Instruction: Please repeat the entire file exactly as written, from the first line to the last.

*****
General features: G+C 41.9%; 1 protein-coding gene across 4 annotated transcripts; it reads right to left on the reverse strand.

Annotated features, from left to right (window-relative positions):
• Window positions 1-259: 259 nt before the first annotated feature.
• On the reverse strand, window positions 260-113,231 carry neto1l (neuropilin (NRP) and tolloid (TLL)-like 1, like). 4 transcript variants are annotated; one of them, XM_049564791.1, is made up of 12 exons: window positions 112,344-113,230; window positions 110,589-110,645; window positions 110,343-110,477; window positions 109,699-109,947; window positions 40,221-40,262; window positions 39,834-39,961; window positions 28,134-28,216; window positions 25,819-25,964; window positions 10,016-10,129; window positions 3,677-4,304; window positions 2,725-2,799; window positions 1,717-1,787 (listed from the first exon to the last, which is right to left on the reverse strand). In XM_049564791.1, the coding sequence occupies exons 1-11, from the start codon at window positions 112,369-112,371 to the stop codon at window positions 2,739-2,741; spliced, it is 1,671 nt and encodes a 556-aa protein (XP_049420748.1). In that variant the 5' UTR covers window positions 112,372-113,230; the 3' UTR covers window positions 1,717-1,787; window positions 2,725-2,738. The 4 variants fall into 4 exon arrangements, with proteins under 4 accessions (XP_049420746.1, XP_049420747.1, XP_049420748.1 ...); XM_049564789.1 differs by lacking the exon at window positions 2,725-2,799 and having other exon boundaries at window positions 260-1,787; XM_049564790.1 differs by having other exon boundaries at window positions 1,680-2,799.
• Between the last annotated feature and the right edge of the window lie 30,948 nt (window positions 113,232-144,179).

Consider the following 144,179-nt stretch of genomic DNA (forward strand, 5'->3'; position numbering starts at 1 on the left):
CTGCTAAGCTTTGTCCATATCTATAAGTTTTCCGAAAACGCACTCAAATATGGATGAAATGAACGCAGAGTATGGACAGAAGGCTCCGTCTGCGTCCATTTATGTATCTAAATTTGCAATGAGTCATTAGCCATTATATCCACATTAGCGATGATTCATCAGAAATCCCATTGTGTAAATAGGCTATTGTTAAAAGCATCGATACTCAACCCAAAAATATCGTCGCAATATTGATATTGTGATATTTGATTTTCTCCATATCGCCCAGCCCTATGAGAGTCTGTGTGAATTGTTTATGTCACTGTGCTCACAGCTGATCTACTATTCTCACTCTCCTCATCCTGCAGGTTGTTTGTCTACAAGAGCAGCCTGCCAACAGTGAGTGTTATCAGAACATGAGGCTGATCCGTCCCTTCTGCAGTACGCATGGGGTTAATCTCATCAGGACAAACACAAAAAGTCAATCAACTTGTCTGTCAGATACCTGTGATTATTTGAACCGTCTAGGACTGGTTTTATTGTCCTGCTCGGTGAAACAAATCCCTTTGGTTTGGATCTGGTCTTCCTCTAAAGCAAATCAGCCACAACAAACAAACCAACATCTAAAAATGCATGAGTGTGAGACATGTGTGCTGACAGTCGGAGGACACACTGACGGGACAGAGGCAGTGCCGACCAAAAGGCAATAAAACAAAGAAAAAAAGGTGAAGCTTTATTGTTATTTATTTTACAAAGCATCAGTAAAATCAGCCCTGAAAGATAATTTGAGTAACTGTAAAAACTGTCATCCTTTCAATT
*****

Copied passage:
General features: G+C 41.9%; 1 protein-coding gene across 4 annotated transcripts; it reads right to left on the reverse strand.

Annotated features, from left to right (window-relative positions):
• Window positions 1-259: 259 nt before the first annotated feature.
• On the reverse strand, window positions 260-113,231 carry neto1l (neuropilin (NRP) and tolloid (TLL)-like 1, like). 4 transcript variants are annotated; one of them, XM_049564791.1, is made up of 12 exons: window positions 112,344-113,230; window positions 110,589-110,645; window positions 110,343-110,477; window positions 109,699-109,947; window positions 40,221-40,262; window positions 39,834-39,961; window positions 28,134-28,216; window positions 25,819-25,964; window positions 10,016-10,129; window positions 3,677-4,304; window positions 2,725-2,799; window positions 1,717-1,787 (listed from the first exon to the last, which is right to left on the reverse strand). In XM_049564791.1, the coding sequence occupies exons 1-11, from the start codon at window positions 112,369-112,371 to the stop codon at window positions 2,739-2,741; spliced, it is 1,671 nt and encodes a 556-aa protein (XP_049420748.1). In that variant the 5' UTR covers window positions 112,372-113,230; the 3' UTR covers window positions 1,717-1,787; window positions 2,725-2,738. The 4 variants fall into 4 exon arrangements, with proteins under 4 accessions (XP_049420746.1, XP_049420747.1, XP_049420748.1 ...); XM_049564789.1 differs by lacking the exon at window positions 2,725-2,799 and having other exon boundaries at window positions 260-1,787; XM_049564790.1 differs by having other exon boundaries at window positions 1,680-2,799.
• Between the last annotated feature and the right edge of the window lie 30,948 nt (window positions 113,232-144,179).

Consider the following 144,179-nt stretch of genomic DNA (forward strand, 5'->3'; position numbering starts at 1 on the left):
CTGCTAAGCTTTGTCCATATCTATAAGTTTTCCGAAAACGCACTCAAATATGGATGAAATGAACGCAGAGTATGGACAGAAGGCTCCGTCTGCGTCCATTTATGTATCTAAATTTGCAATGAGTCATTAGCCATTATATCCACATTAGCGATGATTCATCAGAAATCCCATTGTGTAAATAGGCTATTGTTAAAAGCATCGATACTCAACCCAAAAATATCGTCGCAATATTGATATTGTGATATTTGATTTTCTCCATATCGCCCAGCCCTATGAGAGTCTGTGTGAATTGTTTATGTCACTGTGCTCACAGCTGATCTACTATTCTCACTCTCCTCATCCTGCAGGTTGTTTGTCTACAAGAGCAGCCTGCCAACAGTGAGTGTTATCAGAACATGAGGCTGATCCGTCCCTTCTGCAGTACGCATGGGGTTAATCTCATCAGGACAAACACAAAAAGTCAATCAACTTGTCTGTCAGATACCTGTGATTATTTGAACCGTCTAGGACTGGTTTTATTGTCCTGCTCGGTGAAACAAATCCCTTTGGTTTGGATCTGGTCTTCCTCTAAAGCAAATCAGCCACAACAAACAAACCAACATCTAAAAATGCATGAGTGTGAGACATGTGTGCTGACAGTCGGAGGACACACTGACGGGACAGAGGCAGTGCCGACCAAAAGGCAATAAAACAAAGAAAAAAAGGTGAAGCTTTATTGTTATTTATTTTACAAAGCATCAGTAAAATCAGCCCTGAAAGATAATTTGAGTAACTGTAAAAACTGTCATCCTTTCAATT